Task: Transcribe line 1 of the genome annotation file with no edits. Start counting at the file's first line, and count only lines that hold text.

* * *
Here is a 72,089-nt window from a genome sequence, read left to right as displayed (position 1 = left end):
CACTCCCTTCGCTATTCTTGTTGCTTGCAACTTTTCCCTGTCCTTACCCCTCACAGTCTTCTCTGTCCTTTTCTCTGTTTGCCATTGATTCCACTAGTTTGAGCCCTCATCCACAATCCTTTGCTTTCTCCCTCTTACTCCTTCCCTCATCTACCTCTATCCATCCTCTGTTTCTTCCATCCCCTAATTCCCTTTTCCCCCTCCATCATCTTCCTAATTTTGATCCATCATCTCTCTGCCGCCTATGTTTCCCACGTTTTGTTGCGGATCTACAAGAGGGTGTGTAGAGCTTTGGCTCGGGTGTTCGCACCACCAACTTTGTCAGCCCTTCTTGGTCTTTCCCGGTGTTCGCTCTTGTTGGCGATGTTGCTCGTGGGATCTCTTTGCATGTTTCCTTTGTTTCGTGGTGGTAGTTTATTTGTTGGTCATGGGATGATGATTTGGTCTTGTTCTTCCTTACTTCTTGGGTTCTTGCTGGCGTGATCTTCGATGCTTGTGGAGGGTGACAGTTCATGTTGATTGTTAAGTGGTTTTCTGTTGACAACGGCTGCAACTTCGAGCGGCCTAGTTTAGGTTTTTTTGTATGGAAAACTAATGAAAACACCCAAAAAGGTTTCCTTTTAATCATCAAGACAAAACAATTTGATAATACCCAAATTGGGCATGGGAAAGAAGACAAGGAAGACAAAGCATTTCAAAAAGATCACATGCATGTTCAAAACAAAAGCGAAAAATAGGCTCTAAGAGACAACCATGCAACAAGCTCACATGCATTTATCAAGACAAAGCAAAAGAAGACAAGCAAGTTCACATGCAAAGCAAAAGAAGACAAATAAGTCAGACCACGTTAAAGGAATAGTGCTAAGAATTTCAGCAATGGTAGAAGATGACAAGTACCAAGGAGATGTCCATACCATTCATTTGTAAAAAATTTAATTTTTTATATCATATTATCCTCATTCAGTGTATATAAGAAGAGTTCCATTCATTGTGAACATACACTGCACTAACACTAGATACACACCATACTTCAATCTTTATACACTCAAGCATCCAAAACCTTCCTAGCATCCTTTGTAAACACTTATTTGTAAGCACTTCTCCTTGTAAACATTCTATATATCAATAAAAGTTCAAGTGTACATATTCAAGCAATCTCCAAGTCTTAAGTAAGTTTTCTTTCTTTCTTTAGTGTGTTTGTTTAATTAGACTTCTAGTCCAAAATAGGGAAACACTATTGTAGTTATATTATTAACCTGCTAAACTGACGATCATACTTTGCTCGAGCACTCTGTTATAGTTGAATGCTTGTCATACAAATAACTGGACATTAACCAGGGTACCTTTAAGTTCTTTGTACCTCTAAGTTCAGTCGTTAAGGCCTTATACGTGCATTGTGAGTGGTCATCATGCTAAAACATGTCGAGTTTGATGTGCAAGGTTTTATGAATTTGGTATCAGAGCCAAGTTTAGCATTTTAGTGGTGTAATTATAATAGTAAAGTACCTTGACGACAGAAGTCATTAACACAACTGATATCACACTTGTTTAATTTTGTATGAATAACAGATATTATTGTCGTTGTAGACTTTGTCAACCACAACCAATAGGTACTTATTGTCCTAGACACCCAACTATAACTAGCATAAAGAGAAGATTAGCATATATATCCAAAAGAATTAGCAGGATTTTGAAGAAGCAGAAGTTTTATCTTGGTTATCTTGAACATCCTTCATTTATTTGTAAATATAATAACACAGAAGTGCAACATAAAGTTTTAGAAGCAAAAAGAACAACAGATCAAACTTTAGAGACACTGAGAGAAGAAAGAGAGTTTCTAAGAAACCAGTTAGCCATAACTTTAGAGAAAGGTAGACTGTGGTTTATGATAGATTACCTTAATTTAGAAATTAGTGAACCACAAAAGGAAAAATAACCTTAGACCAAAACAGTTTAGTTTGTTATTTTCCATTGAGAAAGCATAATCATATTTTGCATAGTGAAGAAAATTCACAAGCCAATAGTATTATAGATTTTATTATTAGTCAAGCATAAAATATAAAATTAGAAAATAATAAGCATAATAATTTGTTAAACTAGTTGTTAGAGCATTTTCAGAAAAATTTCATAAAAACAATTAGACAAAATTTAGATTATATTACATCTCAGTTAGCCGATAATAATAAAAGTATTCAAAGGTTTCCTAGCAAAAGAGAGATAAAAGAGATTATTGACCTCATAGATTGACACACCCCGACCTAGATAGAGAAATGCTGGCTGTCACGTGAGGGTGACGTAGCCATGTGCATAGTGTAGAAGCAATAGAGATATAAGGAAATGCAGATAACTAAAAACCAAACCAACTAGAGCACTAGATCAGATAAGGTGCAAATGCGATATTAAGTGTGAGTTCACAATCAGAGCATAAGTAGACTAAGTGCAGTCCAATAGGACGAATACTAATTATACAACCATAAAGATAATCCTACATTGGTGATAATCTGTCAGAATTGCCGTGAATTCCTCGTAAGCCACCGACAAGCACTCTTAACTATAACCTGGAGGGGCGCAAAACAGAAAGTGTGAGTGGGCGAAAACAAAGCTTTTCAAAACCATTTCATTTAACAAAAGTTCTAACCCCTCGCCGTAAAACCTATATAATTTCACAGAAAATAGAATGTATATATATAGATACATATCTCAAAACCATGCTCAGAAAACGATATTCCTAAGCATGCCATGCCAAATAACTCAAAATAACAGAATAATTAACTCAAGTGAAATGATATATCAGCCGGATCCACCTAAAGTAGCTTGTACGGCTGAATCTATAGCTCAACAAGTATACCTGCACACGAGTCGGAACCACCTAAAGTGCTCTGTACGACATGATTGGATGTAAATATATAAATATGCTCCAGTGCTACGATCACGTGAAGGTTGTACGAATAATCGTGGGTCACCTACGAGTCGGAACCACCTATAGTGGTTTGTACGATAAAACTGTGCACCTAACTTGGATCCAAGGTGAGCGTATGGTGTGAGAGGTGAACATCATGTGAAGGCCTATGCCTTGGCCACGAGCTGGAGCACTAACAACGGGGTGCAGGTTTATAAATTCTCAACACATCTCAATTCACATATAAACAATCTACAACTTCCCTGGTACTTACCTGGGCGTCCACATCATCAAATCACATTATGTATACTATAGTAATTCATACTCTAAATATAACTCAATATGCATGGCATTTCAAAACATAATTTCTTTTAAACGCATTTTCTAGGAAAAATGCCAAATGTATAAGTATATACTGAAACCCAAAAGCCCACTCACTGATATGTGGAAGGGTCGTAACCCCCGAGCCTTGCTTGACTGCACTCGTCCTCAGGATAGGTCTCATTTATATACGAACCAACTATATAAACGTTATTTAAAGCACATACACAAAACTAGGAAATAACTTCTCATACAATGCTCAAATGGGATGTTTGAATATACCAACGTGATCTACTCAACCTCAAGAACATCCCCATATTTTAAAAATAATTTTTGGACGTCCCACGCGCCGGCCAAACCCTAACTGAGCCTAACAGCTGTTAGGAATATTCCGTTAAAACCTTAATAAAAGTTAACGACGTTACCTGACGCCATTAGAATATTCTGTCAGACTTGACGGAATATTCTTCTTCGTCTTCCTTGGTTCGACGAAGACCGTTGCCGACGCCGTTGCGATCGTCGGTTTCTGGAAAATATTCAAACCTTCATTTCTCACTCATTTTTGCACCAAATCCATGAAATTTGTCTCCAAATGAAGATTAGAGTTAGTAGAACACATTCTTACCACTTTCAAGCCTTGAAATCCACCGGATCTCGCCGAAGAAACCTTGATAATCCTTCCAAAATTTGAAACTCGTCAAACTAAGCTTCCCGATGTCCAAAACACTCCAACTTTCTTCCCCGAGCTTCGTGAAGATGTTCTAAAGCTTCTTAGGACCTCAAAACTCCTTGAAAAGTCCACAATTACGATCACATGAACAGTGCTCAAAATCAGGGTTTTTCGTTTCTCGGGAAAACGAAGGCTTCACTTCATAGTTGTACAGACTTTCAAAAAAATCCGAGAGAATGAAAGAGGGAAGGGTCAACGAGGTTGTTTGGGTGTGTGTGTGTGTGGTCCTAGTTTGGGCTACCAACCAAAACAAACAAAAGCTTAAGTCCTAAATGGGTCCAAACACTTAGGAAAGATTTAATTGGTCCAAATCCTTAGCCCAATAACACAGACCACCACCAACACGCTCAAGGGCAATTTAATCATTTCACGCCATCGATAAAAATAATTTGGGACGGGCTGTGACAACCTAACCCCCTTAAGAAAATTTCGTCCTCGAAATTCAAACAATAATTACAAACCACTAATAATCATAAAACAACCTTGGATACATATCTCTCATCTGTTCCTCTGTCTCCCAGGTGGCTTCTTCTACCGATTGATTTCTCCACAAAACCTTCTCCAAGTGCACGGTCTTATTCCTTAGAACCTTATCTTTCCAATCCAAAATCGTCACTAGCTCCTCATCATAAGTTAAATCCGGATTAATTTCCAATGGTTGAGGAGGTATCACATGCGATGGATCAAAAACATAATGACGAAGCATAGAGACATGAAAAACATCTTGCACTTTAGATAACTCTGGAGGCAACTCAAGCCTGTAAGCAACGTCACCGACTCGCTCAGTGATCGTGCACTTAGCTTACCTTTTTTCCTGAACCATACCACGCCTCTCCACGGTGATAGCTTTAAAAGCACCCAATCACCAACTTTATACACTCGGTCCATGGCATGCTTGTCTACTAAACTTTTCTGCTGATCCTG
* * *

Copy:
Here is a 72,089-nt window from a genome sequence, read left to right as displayed (position 1 = left end):